|Name, Symbol, Number||dysprosium, Dy, 66|
|Group, Period, Block||n/a, 6, f|
|Appearance||silvery white |
|Atomic mass||162.500(1) g/mol|
|Electron configuration||[Xe] 4f10 6s2|
|Electrons per shell||2, 8, 18, 28, 8, 2|
|Density (near r.t.)||8.540 g/cm³|
|Liquid density at m.p.||8.37 g/cm³|
|Melting point||1680 K|
(1407 °C, 2565 °F)
|Boiling point||2840 K|
(2567 °C, 4653 °F)
|Heat of fusion||11.06 kJ/mol|
|Heat of vaporization||280 kJ/mol|
|Heat capacity||(25 °C) 27.7 J/(mol·K)|
(weakly basic oxide)
|Electronegativity||1.22 (Pauling scale)|
|1st: 573.0 kJ/mol|
|2nd: 1130 kJ/mol|
|3rd: 2200 kJ/mol|
|Atomic radius||175 pm|
|Atomic radius (calc.)||228 pm|
|Magnetic ordering||nonmagnetic at r.t.,|
|Electrical resistivity||(r.t.) (α, poly) 926 nΩ·m|
|Thermal conductivity||(300 K) 10.7 W/(m·K)|
|Thermal expansion||(r.t.) (α, poly)|
|Speed of sound (thin rod)||(20 °C) 2710 m/s|
|Speed of sound (thin rod)||(r.t.) (α form) 61.4 m/s|
|Shear modulus||(α form) 24.7 GPa|
|Bulk modulus||(α form) 40.5 GPa|
|Poisson ratio||(α form) 0.247|
|Vickers hardness||540 MPa|
|Brinell hardness||500 MPa|
|CAS registry number||7429-91-6|
Dysprosium is never encountered as a free element but is found in many minerals, including xenotime, fergusonite, gadolinite, euxenite, polycrase, blomstrandine, monazite, and bastnasite. It often occurs with erbium, holmium, and other rare earth elements.
Dysprosium was first identified in Paris in 1886 by French chemist Paul Émile Lecoq de Boisbaudran. However, the element itself was not isolated in relatively pure form until after the development of ion exchange and metallographic reduction techniques in the 1950s. The name dysprosium is derived from the Greek word δυσπροσιτος [dysprositos], meaning "hard to obtain."
Dysprosium is an inner transition metal (or lanthanide) that lies in period six of the periodic table, between terbium and holmium. It is relatively stable in air at room temperature, but dissoves readily in dilute or concentrated mineral acids with the emission of hydrogen. It is soft enough to be cut with bolt-cutters (but not with a knife), and can be machined without sparking if overheating is avoided. Dysprosium's characteristics can be greatly affected even by small amounts of impurities.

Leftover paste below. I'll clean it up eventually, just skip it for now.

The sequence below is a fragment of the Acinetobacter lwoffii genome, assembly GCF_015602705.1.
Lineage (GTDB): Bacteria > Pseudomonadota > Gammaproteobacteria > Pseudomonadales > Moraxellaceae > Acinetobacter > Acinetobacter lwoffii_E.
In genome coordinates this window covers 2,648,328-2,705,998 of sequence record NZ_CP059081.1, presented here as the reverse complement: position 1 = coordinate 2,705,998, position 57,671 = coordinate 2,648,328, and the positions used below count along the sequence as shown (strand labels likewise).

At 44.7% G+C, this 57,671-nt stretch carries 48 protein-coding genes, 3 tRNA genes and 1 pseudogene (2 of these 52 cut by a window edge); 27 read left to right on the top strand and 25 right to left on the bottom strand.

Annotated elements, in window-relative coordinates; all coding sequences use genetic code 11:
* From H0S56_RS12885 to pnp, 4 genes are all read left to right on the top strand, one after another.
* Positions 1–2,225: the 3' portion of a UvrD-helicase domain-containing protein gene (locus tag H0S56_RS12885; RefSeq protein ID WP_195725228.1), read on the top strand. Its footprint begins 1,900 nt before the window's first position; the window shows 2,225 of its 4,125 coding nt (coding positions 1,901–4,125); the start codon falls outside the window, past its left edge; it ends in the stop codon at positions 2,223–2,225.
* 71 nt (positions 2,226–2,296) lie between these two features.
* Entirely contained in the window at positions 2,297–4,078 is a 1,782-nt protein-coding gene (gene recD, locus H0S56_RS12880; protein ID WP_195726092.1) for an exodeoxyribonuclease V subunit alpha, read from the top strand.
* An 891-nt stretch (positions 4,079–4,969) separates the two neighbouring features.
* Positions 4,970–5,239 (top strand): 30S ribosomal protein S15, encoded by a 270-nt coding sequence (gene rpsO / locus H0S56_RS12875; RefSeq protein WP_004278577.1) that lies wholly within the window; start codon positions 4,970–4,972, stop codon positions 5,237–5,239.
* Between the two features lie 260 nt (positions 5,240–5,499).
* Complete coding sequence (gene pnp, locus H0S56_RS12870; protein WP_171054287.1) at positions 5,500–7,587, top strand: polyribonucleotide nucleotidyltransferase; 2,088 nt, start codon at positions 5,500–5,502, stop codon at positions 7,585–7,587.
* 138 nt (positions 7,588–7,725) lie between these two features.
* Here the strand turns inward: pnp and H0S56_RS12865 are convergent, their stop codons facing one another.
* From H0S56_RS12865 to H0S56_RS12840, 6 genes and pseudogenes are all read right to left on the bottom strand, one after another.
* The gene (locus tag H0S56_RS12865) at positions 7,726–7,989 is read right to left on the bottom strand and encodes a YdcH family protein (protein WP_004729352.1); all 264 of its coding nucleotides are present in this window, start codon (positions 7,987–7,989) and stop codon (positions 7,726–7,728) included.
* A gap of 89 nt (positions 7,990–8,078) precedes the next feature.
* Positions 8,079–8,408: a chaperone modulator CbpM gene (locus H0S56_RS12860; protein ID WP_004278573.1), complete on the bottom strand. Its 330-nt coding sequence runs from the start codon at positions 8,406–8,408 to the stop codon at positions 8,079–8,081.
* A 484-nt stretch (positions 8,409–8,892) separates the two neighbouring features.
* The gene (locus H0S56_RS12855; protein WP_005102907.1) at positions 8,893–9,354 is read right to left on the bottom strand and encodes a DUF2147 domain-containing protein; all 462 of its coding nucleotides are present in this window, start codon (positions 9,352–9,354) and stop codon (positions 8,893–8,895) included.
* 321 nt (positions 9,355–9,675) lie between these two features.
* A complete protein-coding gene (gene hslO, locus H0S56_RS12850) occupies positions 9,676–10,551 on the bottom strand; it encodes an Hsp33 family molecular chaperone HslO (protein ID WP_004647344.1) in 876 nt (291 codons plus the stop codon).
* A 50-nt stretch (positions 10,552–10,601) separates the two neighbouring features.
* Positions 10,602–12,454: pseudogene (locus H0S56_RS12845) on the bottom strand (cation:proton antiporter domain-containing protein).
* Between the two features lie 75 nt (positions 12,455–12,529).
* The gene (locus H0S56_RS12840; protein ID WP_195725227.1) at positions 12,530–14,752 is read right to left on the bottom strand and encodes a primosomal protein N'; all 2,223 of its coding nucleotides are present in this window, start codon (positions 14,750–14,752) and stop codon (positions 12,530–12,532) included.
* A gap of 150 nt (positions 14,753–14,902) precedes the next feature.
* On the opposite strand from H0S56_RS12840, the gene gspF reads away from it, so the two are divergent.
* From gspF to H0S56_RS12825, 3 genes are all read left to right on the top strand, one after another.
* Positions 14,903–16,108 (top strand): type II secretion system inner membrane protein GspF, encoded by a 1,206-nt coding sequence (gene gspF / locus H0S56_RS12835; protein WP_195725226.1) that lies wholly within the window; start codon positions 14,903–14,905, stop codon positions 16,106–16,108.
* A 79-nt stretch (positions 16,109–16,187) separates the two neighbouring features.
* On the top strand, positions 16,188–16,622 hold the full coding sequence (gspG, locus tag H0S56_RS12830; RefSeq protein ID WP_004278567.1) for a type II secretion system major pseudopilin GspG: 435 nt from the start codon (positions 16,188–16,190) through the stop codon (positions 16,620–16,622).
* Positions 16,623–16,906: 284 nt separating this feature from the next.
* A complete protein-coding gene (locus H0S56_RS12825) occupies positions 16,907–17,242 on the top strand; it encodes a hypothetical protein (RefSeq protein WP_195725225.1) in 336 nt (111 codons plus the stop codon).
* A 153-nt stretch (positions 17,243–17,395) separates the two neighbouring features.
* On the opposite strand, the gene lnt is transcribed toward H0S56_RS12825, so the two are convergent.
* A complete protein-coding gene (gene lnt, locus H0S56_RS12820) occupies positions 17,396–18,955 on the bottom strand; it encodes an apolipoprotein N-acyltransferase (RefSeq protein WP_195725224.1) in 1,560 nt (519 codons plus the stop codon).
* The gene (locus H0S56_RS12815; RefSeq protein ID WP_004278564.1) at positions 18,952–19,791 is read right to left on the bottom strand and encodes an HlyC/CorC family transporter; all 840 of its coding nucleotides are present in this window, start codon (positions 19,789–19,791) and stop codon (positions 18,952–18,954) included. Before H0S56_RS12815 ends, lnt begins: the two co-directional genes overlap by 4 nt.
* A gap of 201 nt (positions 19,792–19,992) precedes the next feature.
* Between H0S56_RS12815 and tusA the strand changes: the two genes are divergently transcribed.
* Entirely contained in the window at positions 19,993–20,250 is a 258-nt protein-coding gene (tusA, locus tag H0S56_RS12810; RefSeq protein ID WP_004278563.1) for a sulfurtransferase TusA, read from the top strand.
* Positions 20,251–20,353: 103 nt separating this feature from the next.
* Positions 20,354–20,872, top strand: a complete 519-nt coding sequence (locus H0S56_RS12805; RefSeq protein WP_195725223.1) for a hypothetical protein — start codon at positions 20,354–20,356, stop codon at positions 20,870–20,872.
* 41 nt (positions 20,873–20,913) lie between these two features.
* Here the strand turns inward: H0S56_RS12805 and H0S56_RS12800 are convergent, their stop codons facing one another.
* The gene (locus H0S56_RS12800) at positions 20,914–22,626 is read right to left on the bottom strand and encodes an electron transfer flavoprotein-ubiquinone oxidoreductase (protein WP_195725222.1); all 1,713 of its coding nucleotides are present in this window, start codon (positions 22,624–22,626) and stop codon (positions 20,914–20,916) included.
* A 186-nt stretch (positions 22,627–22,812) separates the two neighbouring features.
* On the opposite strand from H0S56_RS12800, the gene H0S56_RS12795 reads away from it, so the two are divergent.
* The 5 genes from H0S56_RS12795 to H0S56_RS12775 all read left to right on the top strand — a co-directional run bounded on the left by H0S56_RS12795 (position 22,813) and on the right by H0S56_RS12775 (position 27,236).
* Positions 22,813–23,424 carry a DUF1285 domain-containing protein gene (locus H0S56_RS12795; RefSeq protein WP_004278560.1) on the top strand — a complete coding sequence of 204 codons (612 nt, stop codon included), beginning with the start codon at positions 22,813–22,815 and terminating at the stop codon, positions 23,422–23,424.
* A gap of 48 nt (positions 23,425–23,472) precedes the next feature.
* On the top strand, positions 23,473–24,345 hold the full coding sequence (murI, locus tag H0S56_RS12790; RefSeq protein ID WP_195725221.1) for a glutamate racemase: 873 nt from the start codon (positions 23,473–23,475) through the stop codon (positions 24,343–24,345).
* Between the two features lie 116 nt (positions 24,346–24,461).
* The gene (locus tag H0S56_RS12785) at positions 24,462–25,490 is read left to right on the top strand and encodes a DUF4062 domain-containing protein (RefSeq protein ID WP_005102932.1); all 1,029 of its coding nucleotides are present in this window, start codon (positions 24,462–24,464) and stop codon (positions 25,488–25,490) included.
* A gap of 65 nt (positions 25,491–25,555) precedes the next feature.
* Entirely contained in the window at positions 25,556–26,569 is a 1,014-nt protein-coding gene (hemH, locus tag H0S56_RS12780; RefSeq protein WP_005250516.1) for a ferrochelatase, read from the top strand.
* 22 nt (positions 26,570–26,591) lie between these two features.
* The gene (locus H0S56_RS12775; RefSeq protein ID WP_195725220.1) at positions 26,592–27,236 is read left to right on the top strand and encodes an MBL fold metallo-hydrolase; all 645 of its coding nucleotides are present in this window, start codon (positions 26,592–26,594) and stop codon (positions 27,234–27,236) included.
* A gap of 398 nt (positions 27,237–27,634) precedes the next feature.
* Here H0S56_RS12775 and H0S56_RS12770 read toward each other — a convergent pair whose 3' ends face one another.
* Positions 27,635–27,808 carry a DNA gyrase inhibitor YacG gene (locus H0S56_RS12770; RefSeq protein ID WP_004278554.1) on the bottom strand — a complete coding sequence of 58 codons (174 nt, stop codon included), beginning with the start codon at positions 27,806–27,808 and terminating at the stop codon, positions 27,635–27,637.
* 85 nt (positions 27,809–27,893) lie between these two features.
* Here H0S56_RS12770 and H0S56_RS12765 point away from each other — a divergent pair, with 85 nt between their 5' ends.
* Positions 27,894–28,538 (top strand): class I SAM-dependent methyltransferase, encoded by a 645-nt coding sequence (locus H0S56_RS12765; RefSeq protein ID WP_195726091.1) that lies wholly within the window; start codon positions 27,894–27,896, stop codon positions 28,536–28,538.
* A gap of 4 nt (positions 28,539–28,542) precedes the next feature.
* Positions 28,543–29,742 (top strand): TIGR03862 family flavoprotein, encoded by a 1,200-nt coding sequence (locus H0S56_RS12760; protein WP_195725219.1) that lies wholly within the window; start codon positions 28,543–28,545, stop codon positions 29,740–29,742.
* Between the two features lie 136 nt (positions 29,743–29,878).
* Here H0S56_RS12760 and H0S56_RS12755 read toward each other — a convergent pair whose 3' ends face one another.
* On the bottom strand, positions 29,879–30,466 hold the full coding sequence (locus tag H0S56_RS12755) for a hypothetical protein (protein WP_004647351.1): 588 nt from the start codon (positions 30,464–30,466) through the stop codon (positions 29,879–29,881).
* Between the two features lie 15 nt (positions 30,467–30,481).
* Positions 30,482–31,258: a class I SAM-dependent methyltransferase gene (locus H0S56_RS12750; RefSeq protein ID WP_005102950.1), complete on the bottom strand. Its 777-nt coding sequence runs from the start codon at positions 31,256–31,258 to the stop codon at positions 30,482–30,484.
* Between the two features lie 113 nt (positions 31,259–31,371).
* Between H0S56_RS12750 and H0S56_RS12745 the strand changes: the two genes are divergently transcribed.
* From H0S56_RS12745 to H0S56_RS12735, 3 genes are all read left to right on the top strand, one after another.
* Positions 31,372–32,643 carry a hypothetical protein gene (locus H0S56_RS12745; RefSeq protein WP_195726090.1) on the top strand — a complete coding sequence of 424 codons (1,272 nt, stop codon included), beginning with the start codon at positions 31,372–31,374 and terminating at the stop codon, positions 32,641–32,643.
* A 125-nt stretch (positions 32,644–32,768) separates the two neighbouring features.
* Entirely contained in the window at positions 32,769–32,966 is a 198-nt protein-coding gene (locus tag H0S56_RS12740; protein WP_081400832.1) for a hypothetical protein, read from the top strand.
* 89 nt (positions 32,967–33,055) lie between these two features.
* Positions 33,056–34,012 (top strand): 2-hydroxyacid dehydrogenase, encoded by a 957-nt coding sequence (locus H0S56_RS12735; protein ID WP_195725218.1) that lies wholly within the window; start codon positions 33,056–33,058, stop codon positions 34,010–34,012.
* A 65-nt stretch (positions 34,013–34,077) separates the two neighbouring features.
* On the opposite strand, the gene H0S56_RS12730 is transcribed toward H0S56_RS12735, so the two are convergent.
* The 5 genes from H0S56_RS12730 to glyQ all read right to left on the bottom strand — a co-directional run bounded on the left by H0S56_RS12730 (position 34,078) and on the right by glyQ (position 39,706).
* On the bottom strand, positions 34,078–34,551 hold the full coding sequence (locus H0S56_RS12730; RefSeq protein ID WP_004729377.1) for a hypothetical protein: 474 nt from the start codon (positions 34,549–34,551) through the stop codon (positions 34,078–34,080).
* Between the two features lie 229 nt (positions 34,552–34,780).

Naturally occurring dysprosium is composed of seven stable isotopes—156-Dy, 158-Dy, 160-Dy, 161-Dy, 162-Dy, 163-Dy and 164-Dy—with 164-Dy being the most abundant (28.18 percent natural abundance). 28 radioisotopes have been characterized, with the most stable being 154-Dy with a half-life of 3.0E+6 years, 159-Dy with a half-life of 144.4 days, and 166-Dy with a half-life of 81.6 hours. All of the remaining radioactive isotopes have half-lives that are less than ten hours, and the majority of these have half lives that are less than 30 seconds. This element also has five meta states, with the most stable being 165m-Dy (t½ 1.257 minutes), 147m-Dy (t½ 55.7 seconds) and 145m-Dy (t½ 13.6 seconds).
The primary decay mode before the most abundant stable isotope, 164-Dy, is electron capture, and the primary mode after is beta minus decay. The primary decay products before 164-Dy are terbium isotopes, and the primary products after are holmium isotopes.
Nearly all dysprosium compounds are in the +3 oxidation state, and are highly paramagnetic. Holmium(III) oxide (Ho2O3) and Dysprosium(III) oxide (Dy2O3) are the most powerfully paramagnetic substances known.
Dysprosium compounds include:
Dysprosium is used, in conjunction with vanadium and other elements, in making laser materials. Its high thermal neutron absorption cross-section and melting point also suggests that it is useful for nuclear control rods. Dysprosium oxide (also known as dysprosia), with nickel cement compounds—which absorb neutrons readily without swelling or contracting under prolonged neutron bombardment—is used for cooling rods in nuclear reactors. Dysprosium-cadmium chalcogenides are sources of infrared radiation for studying chemical reactions. Furthermore, dysprosium is used for manufacturing compact discs. Because it is highly paramagnetic, dysprosium has been used as a contrast agent in magnetic resonance imaging.
Below 85K dysprosium is ferromagnetic, with a high susceptibility. It is often used for the fabrication of nanomagnets, particularly in research. Its usefulness, however, is limited by its high readiness to oxidise.
As with the other lanthanides, dysprosium compounds are of low to moderate toxicity, although their toxicity has not been investigated in detail. Dysprosium does not have any known biological role.
- The term "rare earth metals" (or "rare earth elements") is a trivial name applied to 16 chemical elements: scandium, yttrium, and 14 of the 15 lanthanides (excluding promethium), which occur naturally on Earth. Some definitions also include the actinides. The word "earth" is an obsolete term for oxide. The term "rare earth" is discouraged by the International Union of Pure and Applied Chemistry (IUPAC), as these elements are relatively abundant in the Earth's crust.
- Chang, Raymond. Chemistry. 9th ed. New York: McGraw-Hill Science/Engineering/Math, 2006. ISBN 0073221031
- Cotton, F. Albert, and Geoffrey Wilkinson. Advanced Inorganic Chemistry. 4th ed. New York: Wiley, 1980. ISBN 0471027758
- Greenwood, N.N. and A. Earnshaw. Chemistry of the Elements. 2nd ed. Oxford, U.K.; Burlington, MA: Butterworth-Heinemann, Elsevier Science, 1998. ISBN 0750633654. Online version. Retrieved September 24, 2020.
- Jones, Adrian P., Frances Wall, and C. Terry Williams. Rare Earth Minerals: Chemistry, Origin and Ore Deposits. The Mineralogical Society Series. London, UK: Chapman and Hall, 1996. ISBN 0412610302 and ISBN 978-0412610301
- Stwertka, Albert. Guide to the Elements. Rev. ed. Oxford, UK: Oxford University Press, 1998. ISBN 0195080831
All links retrieved October 4, 2017.
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